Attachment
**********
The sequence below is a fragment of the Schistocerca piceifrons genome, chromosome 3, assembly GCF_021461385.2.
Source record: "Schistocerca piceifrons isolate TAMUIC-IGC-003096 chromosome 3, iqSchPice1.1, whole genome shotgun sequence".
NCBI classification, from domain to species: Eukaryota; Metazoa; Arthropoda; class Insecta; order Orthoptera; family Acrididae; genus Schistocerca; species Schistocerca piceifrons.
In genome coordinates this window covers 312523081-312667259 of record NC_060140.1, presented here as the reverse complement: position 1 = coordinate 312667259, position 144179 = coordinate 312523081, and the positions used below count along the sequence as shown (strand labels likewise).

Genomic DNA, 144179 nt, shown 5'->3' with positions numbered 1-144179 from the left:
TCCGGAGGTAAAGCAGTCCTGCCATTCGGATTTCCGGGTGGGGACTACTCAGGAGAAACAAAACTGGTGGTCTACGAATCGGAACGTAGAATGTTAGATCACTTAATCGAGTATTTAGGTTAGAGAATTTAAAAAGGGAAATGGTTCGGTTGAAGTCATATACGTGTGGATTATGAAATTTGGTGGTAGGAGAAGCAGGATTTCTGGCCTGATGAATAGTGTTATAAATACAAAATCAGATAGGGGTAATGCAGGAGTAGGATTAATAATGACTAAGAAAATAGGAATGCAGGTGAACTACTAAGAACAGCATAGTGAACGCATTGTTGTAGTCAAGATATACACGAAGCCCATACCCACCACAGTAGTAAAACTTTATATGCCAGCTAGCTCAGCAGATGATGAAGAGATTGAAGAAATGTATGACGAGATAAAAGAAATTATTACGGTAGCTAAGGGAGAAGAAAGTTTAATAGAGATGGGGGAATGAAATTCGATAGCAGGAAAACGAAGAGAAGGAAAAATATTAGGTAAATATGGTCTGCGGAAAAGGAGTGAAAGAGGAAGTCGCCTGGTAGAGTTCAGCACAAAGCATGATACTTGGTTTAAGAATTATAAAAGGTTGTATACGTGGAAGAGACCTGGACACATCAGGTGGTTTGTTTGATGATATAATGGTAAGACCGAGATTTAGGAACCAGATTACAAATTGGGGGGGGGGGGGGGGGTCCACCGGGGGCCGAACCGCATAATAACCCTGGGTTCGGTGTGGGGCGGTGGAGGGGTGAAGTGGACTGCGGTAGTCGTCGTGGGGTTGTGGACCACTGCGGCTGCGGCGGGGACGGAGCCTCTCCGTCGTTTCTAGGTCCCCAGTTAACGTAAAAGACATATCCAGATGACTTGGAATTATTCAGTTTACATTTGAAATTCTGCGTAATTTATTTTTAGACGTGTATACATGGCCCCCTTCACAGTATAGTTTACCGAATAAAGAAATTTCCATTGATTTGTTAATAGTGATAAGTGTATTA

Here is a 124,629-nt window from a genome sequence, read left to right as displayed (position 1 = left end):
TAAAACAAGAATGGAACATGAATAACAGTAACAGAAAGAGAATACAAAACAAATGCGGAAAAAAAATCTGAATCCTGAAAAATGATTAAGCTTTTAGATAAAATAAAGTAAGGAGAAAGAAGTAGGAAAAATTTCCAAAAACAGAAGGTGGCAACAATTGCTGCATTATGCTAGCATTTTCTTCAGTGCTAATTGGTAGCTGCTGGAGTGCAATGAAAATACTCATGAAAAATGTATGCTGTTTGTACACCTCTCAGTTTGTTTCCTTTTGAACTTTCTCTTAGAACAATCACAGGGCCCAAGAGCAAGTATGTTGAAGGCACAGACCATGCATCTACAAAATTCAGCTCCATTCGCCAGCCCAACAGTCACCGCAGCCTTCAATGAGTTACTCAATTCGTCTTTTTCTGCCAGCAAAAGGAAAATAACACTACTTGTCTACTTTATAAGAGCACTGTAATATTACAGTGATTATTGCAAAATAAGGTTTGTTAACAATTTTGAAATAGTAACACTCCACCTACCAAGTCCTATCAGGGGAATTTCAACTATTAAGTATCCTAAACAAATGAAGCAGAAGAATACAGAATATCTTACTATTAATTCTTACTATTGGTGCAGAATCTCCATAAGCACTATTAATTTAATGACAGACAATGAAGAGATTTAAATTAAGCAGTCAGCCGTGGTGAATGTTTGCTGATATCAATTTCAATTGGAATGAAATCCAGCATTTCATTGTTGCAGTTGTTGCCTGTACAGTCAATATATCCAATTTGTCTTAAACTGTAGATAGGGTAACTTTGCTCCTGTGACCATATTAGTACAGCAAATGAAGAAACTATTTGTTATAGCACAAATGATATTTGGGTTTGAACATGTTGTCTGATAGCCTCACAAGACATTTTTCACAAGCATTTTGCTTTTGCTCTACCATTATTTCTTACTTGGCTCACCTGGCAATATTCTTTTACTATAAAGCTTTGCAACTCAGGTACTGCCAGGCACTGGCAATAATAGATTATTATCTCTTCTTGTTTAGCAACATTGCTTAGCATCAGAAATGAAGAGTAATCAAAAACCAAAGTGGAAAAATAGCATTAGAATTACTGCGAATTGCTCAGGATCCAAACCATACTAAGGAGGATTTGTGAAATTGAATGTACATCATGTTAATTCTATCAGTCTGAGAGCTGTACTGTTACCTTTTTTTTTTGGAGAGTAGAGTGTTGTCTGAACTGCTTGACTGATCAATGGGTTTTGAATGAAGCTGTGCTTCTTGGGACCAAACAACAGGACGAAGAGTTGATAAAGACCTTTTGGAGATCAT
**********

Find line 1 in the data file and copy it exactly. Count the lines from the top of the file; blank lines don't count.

The sequence below is a fragment of the Schistocerca piceifrons genome, chromosome 3, assembly GCF_021461385.2.